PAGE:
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The mathematical stance


Defenders of the enhanced indispensability argument argue that the most effective route to platonism is via the explanatory role of mathematical posits in science. Various compelling cases of mathematical explanation in science have been proposed, but a satisfactory general philosophical account of such explanations is lacking. In this paper, I lay out the framework for such an account based on the notion of “the mathematical stance.” This is developed by analogy with Dennett’s well-known concept of “the intentional stance.” Roughly, adopting the mathematical stance towards a particular physical phenomenon involves treating it as an abstract mathematical structure for the purposes of prediction and explanation. Interestingly, Dennett himself frequently draws analogies between his intentional stance towards beliefs and desires and scientists’ stance towards centers of gravity. I explore the theoretical role played by centers of gravity within science and discuss how an indispensabilist platonist ought to categorize the ontological status of this type of posit. I conclude with some thoughts on how an approach based on the mathematical stance might be developed into a more general philosophical account of the application of mathematics in science.

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  1. Bueno & Colyvan [2011, p. 347].

  2. ibid.

  3. For further elaboration of this problem see Nguyen & Frigg [2017]. Their proposed solution involves the notion of a “structure generating description,” which uses physical properties to carve up a given system into objects and relations from which the resulting structure can be abstracted. However it is not clear that this solves the Assumed Structure Problem rather than simply pushing the question back to what makes one structure generating description the uniquely correct one.

  4. See Baker [2009].

  5. See e.g. Leng [2010, Chapter 6].

  6. In the sense that a line drawn vertically down from the center of gravity does not meet any part of the base.

  7. Baker [2017].

  8. Because any water added will immediately be above the height of the center of gravity of the glass.

  9. For details of the cicada example, see Baker [2005]. For the bridges of Konigsberg example, see Pincock [2007].

  10. This is not the only reason. One problem with the honeycomb example is that the mathematics concerns a 2-dimensional optimization problem whereas actual bees are facing a 3-dimensional optimization problem. Another problem is that there are alternative, non-optimization-based explanations for the hexagonal shape that are based just on the physical behavior of liquid wax as it forms into cells. For more details, see Raz [2013].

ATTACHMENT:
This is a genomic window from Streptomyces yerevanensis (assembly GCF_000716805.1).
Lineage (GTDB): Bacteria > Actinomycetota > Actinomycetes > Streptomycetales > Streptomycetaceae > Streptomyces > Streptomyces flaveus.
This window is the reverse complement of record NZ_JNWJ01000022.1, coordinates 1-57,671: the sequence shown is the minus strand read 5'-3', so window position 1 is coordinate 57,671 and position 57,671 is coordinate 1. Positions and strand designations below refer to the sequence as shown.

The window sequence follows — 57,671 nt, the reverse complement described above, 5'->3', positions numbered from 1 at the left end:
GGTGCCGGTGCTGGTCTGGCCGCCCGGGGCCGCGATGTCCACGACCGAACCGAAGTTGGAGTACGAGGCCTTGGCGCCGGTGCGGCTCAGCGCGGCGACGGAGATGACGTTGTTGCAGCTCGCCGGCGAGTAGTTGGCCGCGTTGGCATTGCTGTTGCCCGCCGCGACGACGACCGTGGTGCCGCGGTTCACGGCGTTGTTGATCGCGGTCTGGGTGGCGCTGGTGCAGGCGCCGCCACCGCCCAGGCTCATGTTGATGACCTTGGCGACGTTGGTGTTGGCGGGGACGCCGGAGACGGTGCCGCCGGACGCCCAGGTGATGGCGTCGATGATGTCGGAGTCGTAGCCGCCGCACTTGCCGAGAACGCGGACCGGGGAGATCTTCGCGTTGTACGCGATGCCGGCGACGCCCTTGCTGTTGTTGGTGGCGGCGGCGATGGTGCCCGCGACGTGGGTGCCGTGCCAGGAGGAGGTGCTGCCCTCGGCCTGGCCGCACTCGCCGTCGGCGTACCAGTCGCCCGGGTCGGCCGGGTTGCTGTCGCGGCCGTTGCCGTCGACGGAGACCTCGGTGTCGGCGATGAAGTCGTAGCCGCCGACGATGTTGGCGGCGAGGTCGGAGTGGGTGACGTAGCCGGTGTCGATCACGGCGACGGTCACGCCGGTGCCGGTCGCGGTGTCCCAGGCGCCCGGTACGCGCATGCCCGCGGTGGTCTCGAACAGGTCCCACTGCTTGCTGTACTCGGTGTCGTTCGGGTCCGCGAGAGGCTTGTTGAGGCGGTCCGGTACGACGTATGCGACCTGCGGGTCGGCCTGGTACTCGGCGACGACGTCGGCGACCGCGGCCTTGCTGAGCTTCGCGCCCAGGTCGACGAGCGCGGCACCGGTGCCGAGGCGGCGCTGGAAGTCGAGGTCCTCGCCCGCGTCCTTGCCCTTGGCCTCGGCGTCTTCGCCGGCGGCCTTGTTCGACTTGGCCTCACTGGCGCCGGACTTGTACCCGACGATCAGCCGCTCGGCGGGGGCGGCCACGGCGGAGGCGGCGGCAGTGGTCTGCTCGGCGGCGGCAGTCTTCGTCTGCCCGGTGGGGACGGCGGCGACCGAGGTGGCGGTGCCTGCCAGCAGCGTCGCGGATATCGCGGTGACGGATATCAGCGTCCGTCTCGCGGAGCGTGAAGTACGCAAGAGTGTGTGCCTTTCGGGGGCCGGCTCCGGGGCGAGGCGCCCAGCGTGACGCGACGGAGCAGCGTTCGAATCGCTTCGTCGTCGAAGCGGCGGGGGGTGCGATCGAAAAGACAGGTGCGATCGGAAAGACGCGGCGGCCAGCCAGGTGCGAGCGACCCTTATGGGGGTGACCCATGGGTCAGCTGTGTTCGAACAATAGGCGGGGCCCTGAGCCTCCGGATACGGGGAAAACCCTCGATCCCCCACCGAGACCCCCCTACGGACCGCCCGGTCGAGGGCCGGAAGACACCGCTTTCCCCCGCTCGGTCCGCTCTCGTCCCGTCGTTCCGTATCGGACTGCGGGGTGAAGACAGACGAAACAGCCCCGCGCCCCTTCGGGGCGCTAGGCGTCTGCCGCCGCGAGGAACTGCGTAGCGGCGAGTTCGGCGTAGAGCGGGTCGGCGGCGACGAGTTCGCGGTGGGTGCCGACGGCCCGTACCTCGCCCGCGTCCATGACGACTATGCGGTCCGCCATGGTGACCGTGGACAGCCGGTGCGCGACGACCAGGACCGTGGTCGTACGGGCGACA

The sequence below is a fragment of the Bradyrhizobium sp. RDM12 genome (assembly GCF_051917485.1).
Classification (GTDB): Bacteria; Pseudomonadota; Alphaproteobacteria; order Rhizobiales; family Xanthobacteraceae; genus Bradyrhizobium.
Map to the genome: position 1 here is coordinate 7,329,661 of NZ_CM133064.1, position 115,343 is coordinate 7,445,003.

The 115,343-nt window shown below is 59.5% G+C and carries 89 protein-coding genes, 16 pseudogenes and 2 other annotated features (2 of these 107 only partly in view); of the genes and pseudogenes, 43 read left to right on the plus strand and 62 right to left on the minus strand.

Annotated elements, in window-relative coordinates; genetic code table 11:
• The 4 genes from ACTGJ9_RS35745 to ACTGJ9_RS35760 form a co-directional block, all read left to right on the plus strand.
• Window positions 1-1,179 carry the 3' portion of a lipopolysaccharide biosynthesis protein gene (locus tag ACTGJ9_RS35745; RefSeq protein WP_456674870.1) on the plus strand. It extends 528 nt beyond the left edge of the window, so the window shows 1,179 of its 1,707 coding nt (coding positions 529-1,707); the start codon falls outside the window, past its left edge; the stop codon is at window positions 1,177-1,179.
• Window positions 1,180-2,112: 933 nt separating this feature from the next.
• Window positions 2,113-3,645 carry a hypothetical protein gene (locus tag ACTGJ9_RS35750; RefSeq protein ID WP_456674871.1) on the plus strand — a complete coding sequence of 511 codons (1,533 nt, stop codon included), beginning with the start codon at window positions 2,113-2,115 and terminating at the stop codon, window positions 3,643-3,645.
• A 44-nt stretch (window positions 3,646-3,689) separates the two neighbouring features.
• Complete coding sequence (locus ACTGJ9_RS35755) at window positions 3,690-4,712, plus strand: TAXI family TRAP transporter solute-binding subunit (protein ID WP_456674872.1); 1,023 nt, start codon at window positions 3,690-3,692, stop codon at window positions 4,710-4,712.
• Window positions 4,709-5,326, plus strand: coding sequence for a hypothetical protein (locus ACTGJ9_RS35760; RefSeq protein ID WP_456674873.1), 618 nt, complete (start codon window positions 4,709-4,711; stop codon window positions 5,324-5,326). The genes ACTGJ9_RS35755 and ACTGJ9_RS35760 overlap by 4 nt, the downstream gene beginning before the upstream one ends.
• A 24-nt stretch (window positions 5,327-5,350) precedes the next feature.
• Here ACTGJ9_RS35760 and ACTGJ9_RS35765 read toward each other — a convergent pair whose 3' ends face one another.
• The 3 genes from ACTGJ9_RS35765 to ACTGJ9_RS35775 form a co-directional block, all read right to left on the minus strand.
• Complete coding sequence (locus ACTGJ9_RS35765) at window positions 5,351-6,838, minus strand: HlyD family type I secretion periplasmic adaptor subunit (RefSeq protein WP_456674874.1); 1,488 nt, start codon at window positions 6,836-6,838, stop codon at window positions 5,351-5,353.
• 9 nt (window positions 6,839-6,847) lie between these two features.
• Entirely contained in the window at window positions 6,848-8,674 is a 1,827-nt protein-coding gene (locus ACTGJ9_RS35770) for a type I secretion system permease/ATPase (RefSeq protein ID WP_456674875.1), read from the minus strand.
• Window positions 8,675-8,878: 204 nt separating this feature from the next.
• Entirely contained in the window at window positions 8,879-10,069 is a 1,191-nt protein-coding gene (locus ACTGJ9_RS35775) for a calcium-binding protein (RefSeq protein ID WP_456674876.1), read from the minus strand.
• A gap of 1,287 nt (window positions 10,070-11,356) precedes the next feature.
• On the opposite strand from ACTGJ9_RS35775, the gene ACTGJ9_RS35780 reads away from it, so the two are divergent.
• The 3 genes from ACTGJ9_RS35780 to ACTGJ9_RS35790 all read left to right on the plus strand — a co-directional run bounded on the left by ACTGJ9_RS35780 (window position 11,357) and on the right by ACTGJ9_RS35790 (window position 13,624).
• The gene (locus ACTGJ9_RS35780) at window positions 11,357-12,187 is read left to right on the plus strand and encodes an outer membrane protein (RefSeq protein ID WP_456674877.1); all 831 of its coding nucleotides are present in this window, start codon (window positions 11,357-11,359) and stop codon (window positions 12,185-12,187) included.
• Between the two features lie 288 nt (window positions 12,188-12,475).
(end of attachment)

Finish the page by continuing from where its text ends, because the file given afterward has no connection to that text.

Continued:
11. Baker [2005, p. 228].

  12. Lange [2018]. Lange actually couches the example in terms of center of mass, not center of gravity, but the core point remains the same.

  13. Dennett [1992].

  14. For further discussion of how (and where) to draw the boundary between abstract and concrete, see Rosen [2017], especially the section on the non-spatiality criterion.

  15. One of the interesting (and complicating) factors here is that centers of gravity tend to play a role in scientific explanations that is more token-based than type-based. This is unlike more canonical mathematical explanations. Numbers may play an explanatory role for one physical phenomenon (e.g. cicada periods), and those very same numbers may also play an explanatory role in a quite distinct physical phenomenon (e.g. bicycle gear ratios). In the case of centers of COG’s, by contrast, each different stability explanation is likely to involve a distinct COG.

  16. Dennett [1988, p. 496].

  17. ibid.

  18. Dennett [2009, p. 349].

  19. Dennett [1991, p. 27].

  20. Dennett [2009, p. 340].

  21. Different predictive and explanatory goals may also yield different levels of structural stance. The physical stance is at a lower level than any structural stance (and I leave open whether the physical stance should itself be considered structural, since this hinges on more general issues concerning structural realism in the philosophy of science).

  22. Perhaps these two categories of case can be brought closer together by thinking of the first example as also (in a sense) involving the violation of an idealizing assumption. The assumption in this case is that by representing each bridge as a link in the graph, each link thereby represents a viable crossing.

  23. Dennett [2009, p. 341].

  24. ibid.

  25. Dennett [1988, p. 497].

  26. Dennett [1987, p. 72].

  27. Dennett [1992, p. 104]. As Richard Joyce puts it, “Dennett is adamant that his psychological instrumentalism allows for the real existence of beliefs and desires, but as “abstracta” rather than neurological events.” (Joyce [2013, p. 517])

  28. e.g. “Belief is a perfectly objective phenomenon.” (Dennett [1987, p. 15])

  29. Dummett [1978, p. xxxviii].

  30. See e.g. Shapiro [1997].

  31. Dennett [1987, p. 72].

  32. op. cit., pp. 72–3.

  33. Demeter [2009, p. 62].

  34. Thus while (for example) recent work on mathematical explanation within mathematics has drawn attention to the potential explanatory value of proofs, the target of the explanation is a result in pure mathematics, and thus it only has ‘mathematics-independent’ predictive or explanatory value when it is itself applied.

  35. “The “dramatic idiom” of intentional attribution must be taken seriously, but not too seriously, treating it always as what I call a “heuristic overlay” or a “stance.” (Dennett [1988, p. 505]) The term “heuristic overlay” traces back to Dennett [1969].


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Baker, A. The mathematical stance. Synthese 200, 53 (2022).

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